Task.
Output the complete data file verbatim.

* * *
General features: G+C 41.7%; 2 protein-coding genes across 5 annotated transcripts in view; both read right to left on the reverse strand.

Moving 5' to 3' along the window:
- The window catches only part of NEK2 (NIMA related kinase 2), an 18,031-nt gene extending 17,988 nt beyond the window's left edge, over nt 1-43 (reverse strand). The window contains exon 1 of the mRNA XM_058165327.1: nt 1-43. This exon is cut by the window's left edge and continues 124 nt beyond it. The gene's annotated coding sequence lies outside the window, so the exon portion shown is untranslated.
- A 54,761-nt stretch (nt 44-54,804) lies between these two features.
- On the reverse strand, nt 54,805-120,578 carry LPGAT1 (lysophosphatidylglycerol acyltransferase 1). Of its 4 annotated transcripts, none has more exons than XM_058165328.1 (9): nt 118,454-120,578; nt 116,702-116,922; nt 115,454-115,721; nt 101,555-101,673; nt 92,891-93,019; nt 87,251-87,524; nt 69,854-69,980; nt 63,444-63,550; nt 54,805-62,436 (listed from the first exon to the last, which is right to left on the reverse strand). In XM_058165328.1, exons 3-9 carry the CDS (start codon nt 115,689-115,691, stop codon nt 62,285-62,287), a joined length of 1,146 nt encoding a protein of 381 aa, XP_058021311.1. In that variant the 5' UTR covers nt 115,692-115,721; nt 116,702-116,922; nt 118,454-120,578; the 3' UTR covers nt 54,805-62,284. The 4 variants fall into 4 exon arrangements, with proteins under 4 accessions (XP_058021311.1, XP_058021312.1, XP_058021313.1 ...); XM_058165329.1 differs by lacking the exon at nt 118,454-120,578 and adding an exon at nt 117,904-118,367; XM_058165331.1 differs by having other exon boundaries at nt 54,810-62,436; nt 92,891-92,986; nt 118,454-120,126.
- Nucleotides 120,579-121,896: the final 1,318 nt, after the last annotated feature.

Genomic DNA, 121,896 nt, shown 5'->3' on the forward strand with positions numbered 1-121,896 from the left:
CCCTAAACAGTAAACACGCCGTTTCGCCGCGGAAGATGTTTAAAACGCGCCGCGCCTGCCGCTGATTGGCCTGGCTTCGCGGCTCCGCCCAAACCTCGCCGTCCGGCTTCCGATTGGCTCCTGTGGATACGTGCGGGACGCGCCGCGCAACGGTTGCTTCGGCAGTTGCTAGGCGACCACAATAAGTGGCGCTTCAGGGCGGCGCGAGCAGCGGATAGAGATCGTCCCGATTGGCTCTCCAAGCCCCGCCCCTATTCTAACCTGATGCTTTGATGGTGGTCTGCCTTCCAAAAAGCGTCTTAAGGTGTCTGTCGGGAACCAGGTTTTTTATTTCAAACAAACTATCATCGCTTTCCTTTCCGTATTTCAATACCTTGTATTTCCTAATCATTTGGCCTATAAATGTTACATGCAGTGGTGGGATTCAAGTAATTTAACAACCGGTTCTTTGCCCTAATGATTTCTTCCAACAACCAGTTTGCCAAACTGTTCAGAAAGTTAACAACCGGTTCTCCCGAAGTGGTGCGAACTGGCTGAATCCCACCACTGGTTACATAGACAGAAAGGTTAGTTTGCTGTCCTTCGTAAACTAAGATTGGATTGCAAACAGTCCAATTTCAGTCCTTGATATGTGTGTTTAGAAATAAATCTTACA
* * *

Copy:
General features: G+C 41.7%; 2 protein-coding genes across 5 annotated transcripts in view; both read right to left on the reverse strand.

Moving 5' to 3' along the window:
- The window catches only part of NEK2 (NIMA related kinase 2), an 18,031-nt gene extending 17,988 nt beyond the window's left edge, over nt 1-43 (reverse strand). The window contains exon 1 of the mRNA XM_058165327.1: nt 1-43. This exon is cut by the window's left edge and continues 124 nt beyond it. The gene's annotated coding sequence lies outside the window, so the exon portion shown is untranslated.
- A 54,761-nt stretch (nt 44-54,804) lies between these two features.
- On the reverse strand, nt 54,805-120,578 carry LPGAT1 (lysophosphatidylglycerol acyltransferase 1). Of its 4 annotated transcripts, none has more exons than XM_058165328.1 (9): nt 118,454-120,578; nt 116,702-116,922; nt 115,454-115,721; nt 101,555-101,673; nt 92,891-93,019; nt 87,251-87,524; nt 69,854-69,980; nt 63,444-63,550; nt 54,805-62,436 (listed from the first exon to the last, which is right to left on the reverse strand). In XM_058165328.1, exons 3-9 carry the CDS (start codon nt 115,689-115,691, stop codon nt 62,285-62,287), a joined length of 1,146 nt encoding a protein of 381 aa, XP_058021311.1. In that variant the 5' UTR covers nt 115,692-115,721; nt 116,702-116,922; nt 118,454-120,578; the 3' UTR covers nt 54,805-62,284. The 4 variants fall into 4 exon arrangements, with proteins under 4 accessions (XP_058021311.1, XP_058021312.1, XP_058021313.1 ...); XM_058165329.1 differs by lacking the exon at nt 118,454-120,578 and adding an exon at nt 117,904-118,367; XM_058165331.1 differs by having other exon boundaries at nt 54,810-62,436; nt 92,891-92,986; nt 118,454-120,126.
- Nucleotides 120,579-121,896: the final 1,318 nt, after the last annotated feature.

Genomic DNA, 121,896 nt, shown 5'->3' on the forward strand with positions numbered 1-121,896 from the left:
CCCTAAACAGTAAACACGCCGTTTCGCCGCGGAAGATGTTTAAAACGCGCCGCGCCTGCCGCTGATTGGCCTGGCTTCGCGGCTCCGCCCAAACCTCGCCGTCCGGCTTCCGATTGGCTCCTGTGGATACGTGCGGGACGCGCCGCGCAACGGTTGCTTCGGCAGTTGCTAGGCGACCACAATAAGTGGCGCTTCAGGGCGGCGCGAGCAGCGGATAGAGATCGTCCCGATTGGCTCTCCAAGCCCCGCCCCTATTCTAACCTGATGCTTTGATGGTGGTCTGCCTTCCAAAAAGCGTCTTAAGGTGTCTGTCGGGAACCAGGTTTTTTATTTCAAACAAACTATCATCGCTTTCCTTTCCGTATTTCAATACCTTGTATTTCCTAATCATTTGGCCTATAAATGTTACATGCAGTGGTGGGATTCAAGTAATTTAACAACCGGTTCTTTGCCCTAATGATTTCTTCCAACAACCAGTTTGCCAAACTGTTCAGAAAGTTAACAACCGGTTCTCCCGAAGTGGTGCGAACTGGCTGAATCCCACCACTGGTTACATAGACAGAAAGGTTAGTTTGCTGTCCTTCGTAAACTAAGATTGGATTGCAAACAGTCCAATTTCAGTCCTTGATATGTGTGTTTAGAAATAAATCTTACA